Group of Japanese and American artists photograph Peace Memorial Museum with 360-degree camera to create virtual tour

(by Yuji Yamamoto, Staff Writer)

Online event to publicly release images starting August 6

A group of Japanese and American artists, known by the name 1Future, has been taking photographs with 360-degree cameras of the Hiroshima Peace Memorial Museum, in the city’s Naka Ward. With permission from the museum, the group’s members have been engaged in work that includes photographing the museum’s permanent exhibits and the building’s exterior to create images that will enable viewers to participate in a virtual tour of the museum. The group’s work will be made public as part of the online event Zero Project 2020, scheduled to be held during the period August 6–30.

After the museum closed for the day, the group’s photo team would bring cameras into the main building and take photos in all directions while moving the cameras about one meter for each new shot. The team spent three days capturing images of the entire tour route lined on both sides with displays that include the clothing of A-bomb victims and A-bomb paintings created by citizens. Once they are edited with a unique software system, the photos will make up digital imagery that provide viewers with the virtual experience of viewing exhibits and reading the descriptions beside them as if they were actually walking inside the museum.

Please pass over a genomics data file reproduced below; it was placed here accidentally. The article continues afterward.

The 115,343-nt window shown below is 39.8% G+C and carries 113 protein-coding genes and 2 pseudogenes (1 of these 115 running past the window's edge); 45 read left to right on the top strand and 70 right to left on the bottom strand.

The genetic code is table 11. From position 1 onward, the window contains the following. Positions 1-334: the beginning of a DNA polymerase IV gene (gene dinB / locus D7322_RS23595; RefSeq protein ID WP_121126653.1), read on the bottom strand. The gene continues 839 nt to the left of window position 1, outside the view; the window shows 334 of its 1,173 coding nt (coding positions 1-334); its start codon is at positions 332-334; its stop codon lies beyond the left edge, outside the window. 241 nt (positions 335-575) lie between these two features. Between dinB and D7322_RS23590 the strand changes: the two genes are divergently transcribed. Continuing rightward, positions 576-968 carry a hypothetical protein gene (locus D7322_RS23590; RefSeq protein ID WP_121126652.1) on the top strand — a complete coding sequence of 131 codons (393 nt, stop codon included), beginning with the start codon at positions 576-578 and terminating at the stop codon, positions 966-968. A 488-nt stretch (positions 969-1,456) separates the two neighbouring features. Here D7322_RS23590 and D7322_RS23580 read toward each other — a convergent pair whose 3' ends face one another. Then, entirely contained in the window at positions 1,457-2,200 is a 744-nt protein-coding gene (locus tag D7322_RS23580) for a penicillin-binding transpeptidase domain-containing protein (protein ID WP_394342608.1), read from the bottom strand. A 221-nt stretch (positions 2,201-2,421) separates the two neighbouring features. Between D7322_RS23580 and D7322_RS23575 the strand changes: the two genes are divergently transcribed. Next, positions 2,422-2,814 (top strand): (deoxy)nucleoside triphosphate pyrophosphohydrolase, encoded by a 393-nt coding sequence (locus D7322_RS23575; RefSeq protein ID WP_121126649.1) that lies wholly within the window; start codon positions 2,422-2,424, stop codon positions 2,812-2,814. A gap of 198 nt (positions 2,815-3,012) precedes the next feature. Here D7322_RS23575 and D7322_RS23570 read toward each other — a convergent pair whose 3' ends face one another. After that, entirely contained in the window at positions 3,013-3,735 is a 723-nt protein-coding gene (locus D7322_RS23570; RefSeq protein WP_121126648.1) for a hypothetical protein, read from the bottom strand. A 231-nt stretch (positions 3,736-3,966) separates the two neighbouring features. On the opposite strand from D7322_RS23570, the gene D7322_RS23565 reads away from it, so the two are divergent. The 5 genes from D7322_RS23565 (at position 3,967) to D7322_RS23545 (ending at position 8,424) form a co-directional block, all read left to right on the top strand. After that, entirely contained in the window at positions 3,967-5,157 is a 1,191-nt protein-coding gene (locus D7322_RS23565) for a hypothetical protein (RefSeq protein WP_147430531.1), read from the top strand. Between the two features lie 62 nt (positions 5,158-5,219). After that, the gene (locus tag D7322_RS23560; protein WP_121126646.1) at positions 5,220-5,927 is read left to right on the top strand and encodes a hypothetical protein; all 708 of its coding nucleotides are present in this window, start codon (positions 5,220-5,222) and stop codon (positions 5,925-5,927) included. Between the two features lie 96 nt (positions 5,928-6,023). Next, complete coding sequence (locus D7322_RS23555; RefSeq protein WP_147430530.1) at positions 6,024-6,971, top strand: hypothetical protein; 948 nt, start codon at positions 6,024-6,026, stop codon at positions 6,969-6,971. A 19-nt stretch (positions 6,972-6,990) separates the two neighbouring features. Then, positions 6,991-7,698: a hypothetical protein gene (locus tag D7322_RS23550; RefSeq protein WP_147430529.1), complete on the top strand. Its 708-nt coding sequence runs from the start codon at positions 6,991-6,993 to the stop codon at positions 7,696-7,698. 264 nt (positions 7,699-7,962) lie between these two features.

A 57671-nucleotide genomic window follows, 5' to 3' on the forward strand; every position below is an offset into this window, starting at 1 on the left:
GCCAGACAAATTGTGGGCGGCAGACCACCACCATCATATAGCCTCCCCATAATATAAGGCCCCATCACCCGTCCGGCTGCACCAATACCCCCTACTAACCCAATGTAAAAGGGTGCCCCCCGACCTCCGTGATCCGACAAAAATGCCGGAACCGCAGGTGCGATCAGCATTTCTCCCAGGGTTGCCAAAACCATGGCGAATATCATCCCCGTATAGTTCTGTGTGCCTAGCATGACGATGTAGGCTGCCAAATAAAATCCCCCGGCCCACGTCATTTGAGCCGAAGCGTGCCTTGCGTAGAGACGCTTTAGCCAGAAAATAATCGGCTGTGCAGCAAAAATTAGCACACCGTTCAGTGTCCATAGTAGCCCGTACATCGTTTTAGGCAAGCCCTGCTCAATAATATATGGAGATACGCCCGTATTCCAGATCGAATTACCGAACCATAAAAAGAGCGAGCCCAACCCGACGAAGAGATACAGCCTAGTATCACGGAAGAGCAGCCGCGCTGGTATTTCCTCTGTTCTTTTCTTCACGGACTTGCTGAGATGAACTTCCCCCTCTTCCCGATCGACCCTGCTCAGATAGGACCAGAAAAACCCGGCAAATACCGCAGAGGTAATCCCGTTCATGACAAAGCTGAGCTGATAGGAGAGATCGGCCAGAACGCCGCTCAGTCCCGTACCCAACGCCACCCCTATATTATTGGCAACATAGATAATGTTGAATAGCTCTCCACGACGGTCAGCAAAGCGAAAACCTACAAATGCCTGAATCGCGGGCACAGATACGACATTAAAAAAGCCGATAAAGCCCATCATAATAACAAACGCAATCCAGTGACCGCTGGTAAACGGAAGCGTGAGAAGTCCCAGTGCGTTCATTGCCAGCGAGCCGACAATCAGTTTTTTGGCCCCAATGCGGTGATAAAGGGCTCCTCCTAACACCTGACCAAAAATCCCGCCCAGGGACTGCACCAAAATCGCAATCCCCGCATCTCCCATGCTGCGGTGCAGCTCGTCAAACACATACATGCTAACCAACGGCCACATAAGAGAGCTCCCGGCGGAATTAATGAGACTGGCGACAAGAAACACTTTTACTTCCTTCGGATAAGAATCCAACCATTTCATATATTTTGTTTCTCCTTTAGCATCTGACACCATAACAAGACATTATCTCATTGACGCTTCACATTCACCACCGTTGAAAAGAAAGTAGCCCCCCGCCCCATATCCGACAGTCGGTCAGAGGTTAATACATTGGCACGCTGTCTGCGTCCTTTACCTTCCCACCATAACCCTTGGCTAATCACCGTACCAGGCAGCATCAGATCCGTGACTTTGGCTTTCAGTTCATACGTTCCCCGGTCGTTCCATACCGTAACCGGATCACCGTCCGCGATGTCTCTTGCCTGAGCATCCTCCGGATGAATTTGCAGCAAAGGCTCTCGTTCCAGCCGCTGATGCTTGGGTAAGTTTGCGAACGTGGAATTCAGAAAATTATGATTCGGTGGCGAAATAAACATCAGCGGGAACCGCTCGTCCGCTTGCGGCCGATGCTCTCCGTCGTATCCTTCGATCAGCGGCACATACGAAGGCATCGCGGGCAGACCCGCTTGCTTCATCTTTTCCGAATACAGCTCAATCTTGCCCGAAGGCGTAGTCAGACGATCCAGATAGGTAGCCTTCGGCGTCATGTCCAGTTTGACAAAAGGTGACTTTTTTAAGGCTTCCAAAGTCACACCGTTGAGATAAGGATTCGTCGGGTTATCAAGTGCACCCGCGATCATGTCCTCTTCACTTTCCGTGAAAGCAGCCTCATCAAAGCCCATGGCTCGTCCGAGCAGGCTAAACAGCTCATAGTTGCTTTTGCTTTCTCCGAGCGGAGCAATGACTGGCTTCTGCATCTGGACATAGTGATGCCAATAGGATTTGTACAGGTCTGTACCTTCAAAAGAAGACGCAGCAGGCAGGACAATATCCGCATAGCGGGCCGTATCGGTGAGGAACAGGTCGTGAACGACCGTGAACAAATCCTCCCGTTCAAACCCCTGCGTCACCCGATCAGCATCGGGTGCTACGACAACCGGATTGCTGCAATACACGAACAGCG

The team also shot frame-by-frame photos of materials with damage from the atomic bombing still evident. The photos will be processed to create 3-D images and completed into a single digital artwork titled “Future Memories,” in combination with the photos taken inside the building, as described above. Akira Fujimoto, 44, a team member from Tokyo, said, “Under the circumstance in which the number of A-bomb survivors is declining, we want to learn more about the atomic bombings based on this new method and share our wish for peace with others.”

1Future is a non-profit organization based in the United States, and Cannon Hersey, 43, serves as the group’s representative director. Mr. Hersey’s grandfather, John Hersey, was author of the book titled Hiroshima, with which he reported to the world before anyone else about the horrifying conditions of the A-bombed city. Under sponsorship of the Hiroshima International Cultural Foundation, the group has held an event in Hiroshima every year since 2017.

Due to the coronavirus pandemic, the group will limit the holding of this year’s event to the internet. In addition to the release of “Future Memories,” the group is scheduled to hold several programs during the event, including one in which Cannon Hersey, along with others, explains his grandfather’s book Hiroshima.

(Originally published on July 12, 2020)